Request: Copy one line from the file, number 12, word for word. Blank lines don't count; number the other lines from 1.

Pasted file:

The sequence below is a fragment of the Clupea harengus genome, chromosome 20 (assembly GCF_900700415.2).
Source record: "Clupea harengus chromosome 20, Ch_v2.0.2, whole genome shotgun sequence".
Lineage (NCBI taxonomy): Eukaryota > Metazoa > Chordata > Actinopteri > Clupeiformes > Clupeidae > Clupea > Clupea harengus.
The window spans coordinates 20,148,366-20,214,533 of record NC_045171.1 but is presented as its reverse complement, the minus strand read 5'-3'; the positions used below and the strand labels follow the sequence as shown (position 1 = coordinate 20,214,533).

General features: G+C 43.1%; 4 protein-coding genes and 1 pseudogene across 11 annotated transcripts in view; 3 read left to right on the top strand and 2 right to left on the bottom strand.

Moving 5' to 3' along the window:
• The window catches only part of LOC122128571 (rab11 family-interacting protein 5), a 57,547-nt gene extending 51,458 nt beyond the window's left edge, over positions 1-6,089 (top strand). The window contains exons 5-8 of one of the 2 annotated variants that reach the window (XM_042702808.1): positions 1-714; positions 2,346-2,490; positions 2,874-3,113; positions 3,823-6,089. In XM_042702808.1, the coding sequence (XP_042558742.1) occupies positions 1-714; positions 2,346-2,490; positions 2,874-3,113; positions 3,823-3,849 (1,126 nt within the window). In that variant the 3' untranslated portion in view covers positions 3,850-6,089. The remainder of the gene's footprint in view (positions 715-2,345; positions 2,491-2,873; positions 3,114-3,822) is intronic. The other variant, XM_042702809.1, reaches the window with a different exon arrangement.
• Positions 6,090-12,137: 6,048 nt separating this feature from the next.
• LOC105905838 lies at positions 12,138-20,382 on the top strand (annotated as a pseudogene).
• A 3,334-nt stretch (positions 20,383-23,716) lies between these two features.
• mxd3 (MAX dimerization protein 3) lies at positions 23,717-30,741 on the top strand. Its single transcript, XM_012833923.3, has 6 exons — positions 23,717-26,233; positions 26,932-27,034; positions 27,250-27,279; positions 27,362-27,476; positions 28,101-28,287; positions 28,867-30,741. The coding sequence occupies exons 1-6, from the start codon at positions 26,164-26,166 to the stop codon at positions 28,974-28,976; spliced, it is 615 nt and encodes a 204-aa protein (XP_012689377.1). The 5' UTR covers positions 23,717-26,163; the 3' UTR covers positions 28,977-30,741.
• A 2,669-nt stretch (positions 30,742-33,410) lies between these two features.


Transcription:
• A 2,669-nt stretch (positions 30,742-33,410) lies between these two features.